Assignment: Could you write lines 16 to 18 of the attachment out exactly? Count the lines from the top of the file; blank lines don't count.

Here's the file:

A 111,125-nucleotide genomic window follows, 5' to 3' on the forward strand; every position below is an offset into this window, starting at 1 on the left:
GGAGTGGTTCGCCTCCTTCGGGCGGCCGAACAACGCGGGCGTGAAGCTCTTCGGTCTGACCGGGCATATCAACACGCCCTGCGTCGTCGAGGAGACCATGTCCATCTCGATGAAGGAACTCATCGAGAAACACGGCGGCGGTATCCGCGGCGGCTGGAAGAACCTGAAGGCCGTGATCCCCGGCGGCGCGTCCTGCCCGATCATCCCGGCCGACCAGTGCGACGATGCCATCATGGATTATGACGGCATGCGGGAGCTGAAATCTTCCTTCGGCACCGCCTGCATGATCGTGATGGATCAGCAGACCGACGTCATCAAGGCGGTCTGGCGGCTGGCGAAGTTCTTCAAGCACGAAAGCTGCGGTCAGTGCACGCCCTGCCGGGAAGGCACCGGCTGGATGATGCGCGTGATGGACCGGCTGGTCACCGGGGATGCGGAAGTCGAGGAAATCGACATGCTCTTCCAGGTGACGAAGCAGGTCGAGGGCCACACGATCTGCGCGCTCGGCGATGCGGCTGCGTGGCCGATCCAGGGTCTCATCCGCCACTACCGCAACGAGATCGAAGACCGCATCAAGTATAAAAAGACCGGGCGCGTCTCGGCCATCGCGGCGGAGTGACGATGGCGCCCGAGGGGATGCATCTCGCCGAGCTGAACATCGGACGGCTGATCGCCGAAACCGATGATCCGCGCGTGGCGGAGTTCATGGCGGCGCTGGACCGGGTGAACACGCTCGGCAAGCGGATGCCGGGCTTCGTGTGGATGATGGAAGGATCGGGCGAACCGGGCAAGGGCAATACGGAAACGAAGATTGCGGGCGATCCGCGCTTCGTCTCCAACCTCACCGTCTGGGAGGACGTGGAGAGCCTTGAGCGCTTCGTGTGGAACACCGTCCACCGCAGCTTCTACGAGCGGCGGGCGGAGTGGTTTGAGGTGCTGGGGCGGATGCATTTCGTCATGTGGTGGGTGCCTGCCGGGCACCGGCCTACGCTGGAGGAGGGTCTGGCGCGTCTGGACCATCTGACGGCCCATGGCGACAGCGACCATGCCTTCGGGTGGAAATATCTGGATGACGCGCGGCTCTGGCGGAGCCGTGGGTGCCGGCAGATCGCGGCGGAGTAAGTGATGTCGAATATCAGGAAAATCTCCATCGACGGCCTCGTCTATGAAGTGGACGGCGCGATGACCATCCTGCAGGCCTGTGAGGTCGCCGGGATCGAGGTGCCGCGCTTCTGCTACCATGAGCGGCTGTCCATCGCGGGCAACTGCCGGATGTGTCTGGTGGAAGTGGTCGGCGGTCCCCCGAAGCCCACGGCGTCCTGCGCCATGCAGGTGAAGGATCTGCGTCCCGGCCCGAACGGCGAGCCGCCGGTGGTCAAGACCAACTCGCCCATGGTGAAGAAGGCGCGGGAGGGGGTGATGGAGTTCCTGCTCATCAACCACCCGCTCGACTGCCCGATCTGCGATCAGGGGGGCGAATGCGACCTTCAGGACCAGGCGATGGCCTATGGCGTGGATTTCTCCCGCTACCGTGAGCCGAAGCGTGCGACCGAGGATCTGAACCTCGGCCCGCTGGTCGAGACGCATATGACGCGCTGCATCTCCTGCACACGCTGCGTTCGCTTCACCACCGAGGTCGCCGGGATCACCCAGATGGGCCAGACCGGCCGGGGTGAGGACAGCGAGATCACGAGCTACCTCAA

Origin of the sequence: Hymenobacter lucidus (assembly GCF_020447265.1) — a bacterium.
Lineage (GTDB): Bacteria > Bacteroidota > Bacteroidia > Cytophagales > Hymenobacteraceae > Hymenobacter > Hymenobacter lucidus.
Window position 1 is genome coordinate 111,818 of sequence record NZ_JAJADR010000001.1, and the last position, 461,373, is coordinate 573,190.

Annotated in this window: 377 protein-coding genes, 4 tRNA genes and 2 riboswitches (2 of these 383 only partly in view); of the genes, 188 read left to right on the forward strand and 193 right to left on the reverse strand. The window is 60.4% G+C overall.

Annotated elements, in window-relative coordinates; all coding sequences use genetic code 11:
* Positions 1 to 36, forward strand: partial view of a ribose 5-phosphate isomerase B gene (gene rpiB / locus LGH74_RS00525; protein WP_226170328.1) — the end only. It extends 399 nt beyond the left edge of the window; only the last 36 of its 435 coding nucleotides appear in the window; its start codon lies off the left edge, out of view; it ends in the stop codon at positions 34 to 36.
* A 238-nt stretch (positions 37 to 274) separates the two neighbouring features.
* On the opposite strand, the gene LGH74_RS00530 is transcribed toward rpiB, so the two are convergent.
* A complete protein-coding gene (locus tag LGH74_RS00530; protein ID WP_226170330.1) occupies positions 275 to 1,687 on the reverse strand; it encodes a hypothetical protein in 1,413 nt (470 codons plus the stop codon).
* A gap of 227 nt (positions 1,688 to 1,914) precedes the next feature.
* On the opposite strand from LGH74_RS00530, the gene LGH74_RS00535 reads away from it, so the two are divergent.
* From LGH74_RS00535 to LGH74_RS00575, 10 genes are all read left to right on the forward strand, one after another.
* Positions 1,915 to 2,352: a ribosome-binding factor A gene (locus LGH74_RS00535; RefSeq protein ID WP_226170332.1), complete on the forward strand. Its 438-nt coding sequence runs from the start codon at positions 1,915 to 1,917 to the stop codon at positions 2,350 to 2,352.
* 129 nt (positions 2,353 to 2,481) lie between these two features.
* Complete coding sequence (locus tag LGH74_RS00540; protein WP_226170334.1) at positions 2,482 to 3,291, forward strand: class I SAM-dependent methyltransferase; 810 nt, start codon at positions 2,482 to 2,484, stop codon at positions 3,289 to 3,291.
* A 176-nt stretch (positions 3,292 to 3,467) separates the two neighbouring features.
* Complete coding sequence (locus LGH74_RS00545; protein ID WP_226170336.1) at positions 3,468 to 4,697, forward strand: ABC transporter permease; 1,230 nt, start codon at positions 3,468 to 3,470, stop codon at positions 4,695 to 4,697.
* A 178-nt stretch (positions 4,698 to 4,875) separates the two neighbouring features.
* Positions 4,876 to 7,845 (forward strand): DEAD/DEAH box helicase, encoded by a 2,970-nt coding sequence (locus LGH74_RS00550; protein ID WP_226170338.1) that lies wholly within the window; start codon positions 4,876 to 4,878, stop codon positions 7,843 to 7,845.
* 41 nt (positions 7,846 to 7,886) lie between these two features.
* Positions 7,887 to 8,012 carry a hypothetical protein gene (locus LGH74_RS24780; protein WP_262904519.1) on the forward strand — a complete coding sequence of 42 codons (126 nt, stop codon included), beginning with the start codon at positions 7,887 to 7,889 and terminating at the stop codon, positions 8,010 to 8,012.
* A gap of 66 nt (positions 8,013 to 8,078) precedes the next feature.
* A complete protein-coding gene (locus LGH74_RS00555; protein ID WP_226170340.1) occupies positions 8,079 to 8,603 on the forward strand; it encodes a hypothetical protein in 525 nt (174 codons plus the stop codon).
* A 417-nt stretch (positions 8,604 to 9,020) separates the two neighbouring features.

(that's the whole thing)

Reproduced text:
* 129 nt (positions 2,353 to 2,481) lie between these two features.
* Complete coding sequence (locus tag LGH74_RS00540; protein WP_226170334.1) at positions 2,482 to 3,291, forward strand: class I SAM-dependent methyltransferase; 810 nt, start codon at positions 2,482 to 2,484, stop codon at positions 3,289 to 3,291.
* A 176-nt stretch (positions 3,292 to 3,467) separates the two neighbouring features.